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Why transparency in college admissions is bad

Andy Pettis is, like many of us, a conscientious parent of a Washington area high school student. He does not understand how some selective colleges admitted his daughter and others did not. She applied to six public universities in Virginia.
"She was rejected by two and accepted by four," he said in a provocative May 16 piece in the Post, "and we don't have a clue why."

Thousands of articles and many books have addressed this issue over the 30 years I have been studying the college admissions system, as a reporter, author and alumni interviewer. I can now predict pretty accurately, as can the counselors at Pettis' daughter's school, Robinson Secondary in Fairfax County, which colleges will take which kid. But there are always surprises that drive parents nuts, particularly if the student is rejected by the school he or she most wanted to attend.

There are few experiences short of death, disease, injury or divorce that have as much potential for trauma for American families as the college admissions process. The first great rite of passage for young humans once was killing a wild animal. That was replaced by getting married, or getting a job. These days it is getting into college. For many, the problem is coming up with the money. For others, the pain stems from being rejected with no explanation.

Pettis raised excellent questions in his article. Do legacy applicants, those related to alumni, have an advantage? Are there gender quotas? Does it matter if you are in-state or out-of-state? Do some government officials have influence? Do the children of potential big donors or celebrities have a leg up? Are there quotas for minorities? Does having a small family income help?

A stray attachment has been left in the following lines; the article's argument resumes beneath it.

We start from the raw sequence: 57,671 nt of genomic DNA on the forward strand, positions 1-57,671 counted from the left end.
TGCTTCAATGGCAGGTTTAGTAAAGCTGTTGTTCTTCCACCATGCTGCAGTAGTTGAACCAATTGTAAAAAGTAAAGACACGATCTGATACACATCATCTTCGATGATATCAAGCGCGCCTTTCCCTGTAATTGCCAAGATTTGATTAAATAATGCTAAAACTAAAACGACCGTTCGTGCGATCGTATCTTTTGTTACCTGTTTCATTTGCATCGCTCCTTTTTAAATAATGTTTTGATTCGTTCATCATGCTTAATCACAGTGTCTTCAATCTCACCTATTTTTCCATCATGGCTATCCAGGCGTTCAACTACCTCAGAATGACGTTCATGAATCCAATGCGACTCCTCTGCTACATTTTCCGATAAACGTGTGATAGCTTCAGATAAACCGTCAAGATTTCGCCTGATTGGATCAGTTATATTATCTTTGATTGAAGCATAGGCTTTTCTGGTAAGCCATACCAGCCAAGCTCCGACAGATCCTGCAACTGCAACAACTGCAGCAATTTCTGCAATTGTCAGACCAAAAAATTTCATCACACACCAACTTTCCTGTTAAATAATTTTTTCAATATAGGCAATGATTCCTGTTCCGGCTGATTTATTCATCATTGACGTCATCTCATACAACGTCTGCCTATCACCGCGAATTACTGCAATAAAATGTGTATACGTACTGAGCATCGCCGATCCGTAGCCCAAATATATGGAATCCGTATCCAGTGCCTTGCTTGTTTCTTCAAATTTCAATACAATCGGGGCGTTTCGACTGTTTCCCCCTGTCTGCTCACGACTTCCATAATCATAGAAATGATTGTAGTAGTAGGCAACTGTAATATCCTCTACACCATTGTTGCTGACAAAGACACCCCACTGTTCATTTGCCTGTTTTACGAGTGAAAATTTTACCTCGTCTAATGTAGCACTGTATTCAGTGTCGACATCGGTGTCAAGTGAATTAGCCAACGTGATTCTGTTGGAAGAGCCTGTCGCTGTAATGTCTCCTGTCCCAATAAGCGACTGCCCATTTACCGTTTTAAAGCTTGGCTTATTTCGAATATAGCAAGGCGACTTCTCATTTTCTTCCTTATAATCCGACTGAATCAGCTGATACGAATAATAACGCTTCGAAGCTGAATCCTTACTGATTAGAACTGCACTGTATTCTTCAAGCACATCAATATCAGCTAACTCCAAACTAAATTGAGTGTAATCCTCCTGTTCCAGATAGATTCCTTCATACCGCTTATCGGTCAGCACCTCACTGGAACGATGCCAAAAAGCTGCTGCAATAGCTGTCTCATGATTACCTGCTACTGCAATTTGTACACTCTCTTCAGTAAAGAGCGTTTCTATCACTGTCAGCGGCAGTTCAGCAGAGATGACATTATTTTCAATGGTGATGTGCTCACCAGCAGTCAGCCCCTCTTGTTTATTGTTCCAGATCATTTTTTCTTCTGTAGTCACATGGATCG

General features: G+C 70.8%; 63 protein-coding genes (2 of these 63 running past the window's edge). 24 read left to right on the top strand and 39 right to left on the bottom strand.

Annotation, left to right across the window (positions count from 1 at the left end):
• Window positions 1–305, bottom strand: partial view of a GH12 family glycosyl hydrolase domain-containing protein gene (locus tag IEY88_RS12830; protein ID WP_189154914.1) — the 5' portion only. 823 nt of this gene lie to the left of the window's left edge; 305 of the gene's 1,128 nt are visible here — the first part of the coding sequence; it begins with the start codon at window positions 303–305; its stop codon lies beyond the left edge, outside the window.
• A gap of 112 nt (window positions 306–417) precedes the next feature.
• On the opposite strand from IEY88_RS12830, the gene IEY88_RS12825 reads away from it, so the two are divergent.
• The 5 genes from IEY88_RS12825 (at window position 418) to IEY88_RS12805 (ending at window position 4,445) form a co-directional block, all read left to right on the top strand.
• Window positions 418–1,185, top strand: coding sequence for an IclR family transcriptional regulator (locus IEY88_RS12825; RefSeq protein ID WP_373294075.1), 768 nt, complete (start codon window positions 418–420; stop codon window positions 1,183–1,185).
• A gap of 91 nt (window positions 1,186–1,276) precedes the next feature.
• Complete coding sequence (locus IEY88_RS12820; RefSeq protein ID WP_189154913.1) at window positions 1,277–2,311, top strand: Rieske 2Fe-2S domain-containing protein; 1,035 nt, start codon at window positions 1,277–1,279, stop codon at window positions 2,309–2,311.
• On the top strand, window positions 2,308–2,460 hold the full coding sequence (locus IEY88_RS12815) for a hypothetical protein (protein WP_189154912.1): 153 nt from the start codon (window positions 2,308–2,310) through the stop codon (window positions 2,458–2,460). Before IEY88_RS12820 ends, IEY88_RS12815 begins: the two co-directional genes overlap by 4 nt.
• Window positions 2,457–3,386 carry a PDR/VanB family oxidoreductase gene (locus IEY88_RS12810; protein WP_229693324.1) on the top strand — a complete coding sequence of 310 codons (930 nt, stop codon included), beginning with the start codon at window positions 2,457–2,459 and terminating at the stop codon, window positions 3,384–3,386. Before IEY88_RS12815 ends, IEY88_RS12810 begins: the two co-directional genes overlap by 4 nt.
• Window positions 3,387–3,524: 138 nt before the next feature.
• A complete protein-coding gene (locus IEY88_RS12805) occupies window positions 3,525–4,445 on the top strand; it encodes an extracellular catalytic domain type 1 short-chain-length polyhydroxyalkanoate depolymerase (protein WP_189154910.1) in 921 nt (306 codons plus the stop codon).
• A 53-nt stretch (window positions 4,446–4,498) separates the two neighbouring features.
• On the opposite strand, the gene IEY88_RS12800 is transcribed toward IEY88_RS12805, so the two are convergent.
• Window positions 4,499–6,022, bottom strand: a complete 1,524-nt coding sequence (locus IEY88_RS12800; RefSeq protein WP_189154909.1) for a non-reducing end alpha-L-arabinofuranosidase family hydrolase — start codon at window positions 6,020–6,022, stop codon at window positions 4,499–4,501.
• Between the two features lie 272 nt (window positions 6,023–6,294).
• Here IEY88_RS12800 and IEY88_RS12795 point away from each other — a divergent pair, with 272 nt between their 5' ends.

To some extent, the truthful answer to every one of those questions is yes.

It is easy to inspire outrage with stories about students who transfer to less competitive high schools to make their applications stand out, or threaten legal action if their high school reveals a cheating episode, or receive special accommodations on the SAT because their parents could afford a psychologist's fees.

Pettis suggests the logical solution: a transparent system that tells students why they didn't get in. Think about that for a moment and you will understand why many of us prefer mystery to certainty.

Impose transparency on the holistic system used by selective colleges--a subjective judgment based on several factors--and the result is no less maddening. The admissions office would have to issue statements like "the candidate's extracurricular involvements were not as intense and her teacher recommendations not as impressive as those of candidates we accepted."

The resulting discontent would lead to, you guessed it, standardized measures. In order to defend themselves against charges of vagueness, colleges would be forced to admit those with the top SAT or ACT scores and grades and ignore subjective factors that probably played a major role in Pettis' daughter's admissions successes.

The saving grace of American higher education is that as the number of students and professors applying to and qualified for top-ranked colleges has grown, and been rejected in increasingly large numbers, lesser known schools have welcomed them. Those schools have risen to a similarly high level of student energy and faculty wisdom.
Pettis's daughter got into four schools I suspect are just as good as the two that rejected her. I bet she will be excited and happy when she heads off to one of them this summer, even if her father cannot know for sure how she got there.

For more Jay, go to washingtonpost.com/class-struggle.

By Jay Mathews  | May 23, 2010; 10:00 PM ET
Categories:  Metro Monday  | Tags:  Andy Pettis, college admissions transparency is bad, parents upset they don't know why children are rejected, transparency will also upset people. transparency leads to unpopular standardized measures  
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Comments

I don't quite get why many people all need to go to the same colleges, unless it is because they want to pay in-state tuition, or because one school has a particular specialty.

I think transparency would lead to standardized measures.

This reminds me of the on line grade books. Now parents and kids can see the grades on line and can compare them to the students graded papers. But some still argue for more points on projects, essay tests and quizzes. The result is that schools have to standardize curriculum, assessments and day to day teaching decisions. Generally this is more equitable, but takes away from teacher creativity and holistic approaches.